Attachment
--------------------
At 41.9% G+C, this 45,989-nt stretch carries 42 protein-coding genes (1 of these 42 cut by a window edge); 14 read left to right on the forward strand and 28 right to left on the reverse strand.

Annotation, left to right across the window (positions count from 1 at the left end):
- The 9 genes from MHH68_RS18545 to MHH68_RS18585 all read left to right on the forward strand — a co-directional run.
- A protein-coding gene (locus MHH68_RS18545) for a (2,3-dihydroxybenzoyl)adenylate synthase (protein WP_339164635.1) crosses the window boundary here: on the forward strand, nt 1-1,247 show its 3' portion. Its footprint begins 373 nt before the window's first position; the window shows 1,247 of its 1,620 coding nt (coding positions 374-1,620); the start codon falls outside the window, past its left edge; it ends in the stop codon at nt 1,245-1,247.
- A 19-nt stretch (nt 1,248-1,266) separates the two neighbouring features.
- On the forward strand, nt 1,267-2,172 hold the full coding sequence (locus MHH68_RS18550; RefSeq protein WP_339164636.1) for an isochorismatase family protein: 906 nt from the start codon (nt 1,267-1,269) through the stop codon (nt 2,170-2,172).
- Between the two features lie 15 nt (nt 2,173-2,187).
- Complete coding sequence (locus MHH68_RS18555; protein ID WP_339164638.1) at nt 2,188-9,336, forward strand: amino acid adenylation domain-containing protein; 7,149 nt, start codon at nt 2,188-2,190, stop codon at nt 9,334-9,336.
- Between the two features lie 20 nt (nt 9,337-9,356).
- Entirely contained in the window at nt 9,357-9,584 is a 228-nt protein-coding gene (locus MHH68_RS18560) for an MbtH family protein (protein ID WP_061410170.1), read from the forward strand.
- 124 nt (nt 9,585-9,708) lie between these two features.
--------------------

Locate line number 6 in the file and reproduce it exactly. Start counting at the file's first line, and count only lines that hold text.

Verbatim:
- On the forward strand, nt 1,267-2,172 hold the full coding sequence (locus MHH68_RS18550; RefSeq protein WP_339164636.1) for an isochorismatase family protein: 906 nt from the start codon (nt 1,267-1,269) through the stop codon (nt 2,170-2,172).